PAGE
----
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Skim coat. What tools needed? Steps to do?


learning2Paint's Avatar
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07-24-08, 11:53 AM   #1  
Skim coat. What tools needed? Steps to do?

Hi All,

I looked at older post, but couldn't find the answer I am looking for.

I want to paint a wall that is not very smooth. I think the pervious owners had removed the wallpaper and just painted on the wall as such.

What I understand is that I need to skim coat it. But I have no idea what is involved. People on this forum casually talk about skim coating, so it seems everyone knows how it is done.

My questions -
1. Could someone give me step-by-step of how to skim coat? You can point me to a web site, a previous thread in this forum or a video; anything will help.

2. What tools/stuff do I need? I got a bowed trowel from HD but that probably is not the right tool for this job.

Thanks a lot.

 
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stickshift's Avatar
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07-24-08, 03:19 PM   #2  
There are knives of varying width for applying joint compound. Generally, the wider the knife, the smoother you can make the surface. You will want to buy a bucket of joint compound and then thin it with just a little water to make it work more easily.

There are more qualified people who will chime in with more detail shortly.

 
ecman51's Avatar
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07-24-08, 03:46 PM   #3  
People go about it differently. Even the pros.

Some prefer to put joint compound in a 'mud pan' (like a bread-making pan), and use what is called a broad knife, which is a wide putty knife. Beyond a 3 inch putty knife, you pretty much start calling them broadknives. I like to use a 10 inch one. it is wide enough. Too wide a knife and you wind up with a weird flex in the blade that can leave hump and ridges in your mud at overlap points.

Others will use what is called a 'hawk' (which is a flatboard ontop of a short stick, and then use a trowel with it (like what you use for cement). IMO, the hawk and trowel is good for ceilings as you can catch slobber that falls, towards your face for one thing.

For walls, I like the feel of the control I get using a broadknife vertically on the wall. Something about grabbing the handle of the trowel and pulling sideways bothers me.

So get yourself a 5 gallon pail of 'lightweight' ready mix joint compound. It sands easier. Too bad for you, trying to learn mudding by skim coating an entire wall is not easy for the first time. Mudding is like learning how to ride a bike - the training wheels thing, etc. The idea is so you don't have to sand a ton of mud back off! Unfortunately, you can bet on you are going to have to do a lot of sanding.

Therefore you also need a sanding pole and sanding screen and/or those sanding sponge blocks. I love those things. They come in different grits. Get them all.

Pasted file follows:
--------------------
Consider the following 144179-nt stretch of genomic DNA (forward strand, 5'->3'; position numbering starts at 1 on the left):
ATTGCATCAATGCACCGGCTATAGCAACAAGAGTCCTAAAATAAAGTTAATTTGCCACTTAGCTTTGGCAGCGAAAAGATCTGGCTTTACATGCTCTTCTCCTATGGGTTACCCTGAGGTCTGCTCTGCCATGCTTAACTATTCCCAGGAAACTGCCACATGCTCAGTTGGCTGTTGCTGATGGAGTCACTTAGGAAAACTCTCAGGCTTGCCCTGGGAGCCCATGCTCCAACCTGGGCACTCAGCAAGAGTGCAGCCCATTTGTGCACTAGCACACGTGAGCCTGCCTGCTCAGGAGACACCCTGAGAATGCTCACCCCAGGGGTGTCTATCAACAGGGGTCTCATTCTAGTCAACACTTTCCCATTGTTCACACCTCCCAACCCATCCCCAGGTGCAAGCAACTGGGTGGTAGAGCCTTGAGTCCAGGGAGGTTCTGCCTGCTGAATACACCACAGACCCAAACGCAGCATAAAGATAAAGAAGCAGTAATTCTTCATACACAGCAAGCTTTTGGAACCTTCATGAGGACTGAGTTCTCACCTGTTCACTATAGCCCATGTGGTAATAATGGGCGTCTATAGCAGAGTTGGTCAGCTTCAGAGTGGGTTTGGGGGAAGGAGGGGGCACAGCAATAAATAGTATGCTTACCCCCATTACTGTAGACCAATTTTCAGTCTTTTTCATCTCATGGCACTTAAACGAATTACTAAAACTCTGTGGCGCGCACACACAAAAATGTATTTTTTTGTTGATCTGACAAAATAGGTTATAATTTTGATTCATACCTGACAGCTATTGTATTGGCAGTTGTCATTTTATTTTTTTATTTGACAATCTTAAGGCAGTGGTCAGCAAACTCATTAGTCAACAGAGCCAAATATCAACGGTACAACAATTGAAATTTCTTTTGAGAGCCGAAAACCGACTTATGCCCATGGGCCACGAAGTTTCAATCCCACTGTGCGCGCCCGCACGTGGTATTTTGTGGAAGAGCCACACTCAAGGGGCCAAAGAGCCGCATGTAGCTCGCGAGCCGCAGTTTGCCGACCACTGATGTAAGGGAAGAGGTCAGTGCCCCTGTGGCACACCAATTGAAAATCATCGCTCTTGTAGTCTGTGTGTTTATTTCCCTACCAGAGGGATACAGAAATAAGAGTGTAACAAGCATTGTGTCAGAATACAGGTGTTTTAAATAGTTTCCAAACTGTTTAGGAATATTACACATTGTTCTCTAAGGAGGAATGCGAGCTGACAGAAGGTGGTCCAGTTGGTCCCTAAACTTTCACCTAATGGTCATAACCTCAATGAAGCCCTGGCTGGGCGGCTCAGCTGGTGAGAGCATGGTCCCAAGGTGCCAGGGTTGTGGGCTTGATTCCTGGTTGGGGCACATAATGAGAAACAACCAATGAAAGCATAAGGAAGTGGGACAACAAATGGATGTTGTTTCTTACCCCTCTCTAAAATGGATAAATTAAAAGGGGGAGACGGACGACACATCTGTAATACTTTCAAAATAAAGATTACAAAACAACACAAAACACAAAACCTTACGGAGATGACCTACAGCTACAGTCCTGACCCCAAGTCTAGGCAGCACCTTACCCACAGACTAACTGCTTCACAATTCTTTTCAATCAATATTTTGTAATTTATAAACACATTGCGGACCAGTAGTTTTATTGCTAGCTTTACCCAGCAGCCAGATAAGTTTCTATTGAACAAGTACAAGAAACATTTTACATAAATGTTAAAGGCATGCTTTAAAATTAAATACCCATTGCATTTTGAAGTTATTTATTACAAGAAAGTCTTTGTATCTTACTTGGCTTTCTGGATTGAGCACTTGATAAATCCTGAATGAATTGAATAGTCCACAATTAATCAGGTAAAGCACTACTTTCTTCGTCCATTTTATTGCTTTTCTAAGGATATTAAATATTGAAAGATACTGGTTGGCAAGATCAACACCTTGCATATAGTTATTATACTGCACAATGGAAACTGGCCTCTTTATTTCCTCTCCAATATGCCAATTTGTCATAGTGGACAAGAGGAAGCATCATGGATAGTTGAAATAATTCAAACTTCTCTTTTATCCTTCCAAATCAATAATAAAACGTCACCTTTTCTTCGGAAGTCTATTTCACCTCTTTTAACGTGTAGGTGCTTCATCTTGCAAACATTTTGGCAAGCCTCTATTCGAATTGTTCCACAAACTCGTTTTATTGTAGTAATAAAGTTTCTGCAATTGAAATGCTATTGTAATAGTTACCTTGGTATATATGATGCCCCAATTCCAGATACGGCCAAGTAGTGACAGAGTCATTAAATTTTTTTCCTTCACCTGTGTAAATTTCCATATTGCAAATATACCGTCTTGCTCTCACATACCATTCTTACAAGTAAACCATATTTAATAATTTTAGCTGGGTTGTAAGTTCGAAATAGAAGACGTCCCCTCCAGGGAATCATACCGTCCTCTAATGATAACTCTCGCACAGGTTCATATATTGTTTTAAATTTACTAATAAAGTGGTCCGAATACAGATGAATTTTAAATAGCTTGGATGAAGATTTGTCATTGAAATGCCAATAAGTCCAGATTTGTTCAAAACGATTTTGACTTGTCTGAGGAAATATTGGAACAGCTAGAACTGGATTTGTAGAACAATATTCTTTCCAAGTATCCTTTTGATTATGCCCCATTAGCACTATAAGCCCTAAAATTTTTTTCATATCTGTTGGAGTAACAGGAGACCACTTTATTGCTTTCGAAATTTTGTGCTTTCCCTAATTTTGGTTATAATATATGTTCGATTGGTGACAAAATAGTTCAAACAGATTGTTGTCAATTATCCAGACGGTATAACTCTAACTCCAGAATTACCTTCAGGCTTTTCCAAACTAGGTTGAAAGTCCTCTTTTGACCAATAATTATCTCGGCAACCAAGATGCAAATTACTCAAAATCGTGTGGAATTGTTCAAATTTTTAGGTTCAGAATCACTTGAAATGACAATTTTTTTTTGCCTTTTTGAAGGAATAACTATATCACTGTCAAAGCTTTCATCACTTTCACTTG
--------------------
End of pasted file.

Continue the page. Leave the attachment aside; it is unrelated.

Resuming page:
You also might consider getting one of those halogen floodlights that you can sit on the floor that adjusts, and has like a 300 watt skinny lamp bulb in it. As you mud, and especially as you sand, you want to cast the light on the wall at an acute angle so that you can see any waves, high spots, low spots, gouges, etc.


In applying the mud, put a sizeable amount in the pan, and you want to apply it and skim it in a time frame that the mud remains very wet/workable. You can do a section of wall at a time - say 3 feet wide and half way up the wall. Apply the mud so that you mud this whole area from base to just beyond half-way up the wall. Then work on going over it in a continous non-stop "pull" from the top of the base to where your mud quits. Pull up ward. One stroke all the way. After this looks pretty good, do the upper 3 foot wide half by applying it all, and then skim excess back off by pulling down, in one continous pull every time.

Then when this section is done, do another 3 foot wide section next to it. Etc.

BTW, this is not some theory of mine. I actually do this sort of thing on a halfway regular basis. I even did a little wall skimming today before I painted it. Fairly recently I straightened out a concaved wall section that was a little larger than one of those 'sections' I mentioned - like 4 1/2 feet wide from base to ceiling, and I used the described method, and it looked remarkeably good without even sanding, even though I did go over it some. And by going over it especially with a handsanding block, even just lightly, you can even FEEL any imperfection. I also did a 10 foot wide wall area, and after I was through, I did not have to sand at all! No need to. Just painted it and it turned out good. A lady was living there with all her knick knacks and stuff and I didn't want no mess. I simply skim coated it like 3 times. The last time is when you can thin the mud some and bear down on each pull, and really get it nice and smooth.


Last edited by ecman51; 07-24-08 at 04:07 PM. Reason: added last paragraph + even more to that
 
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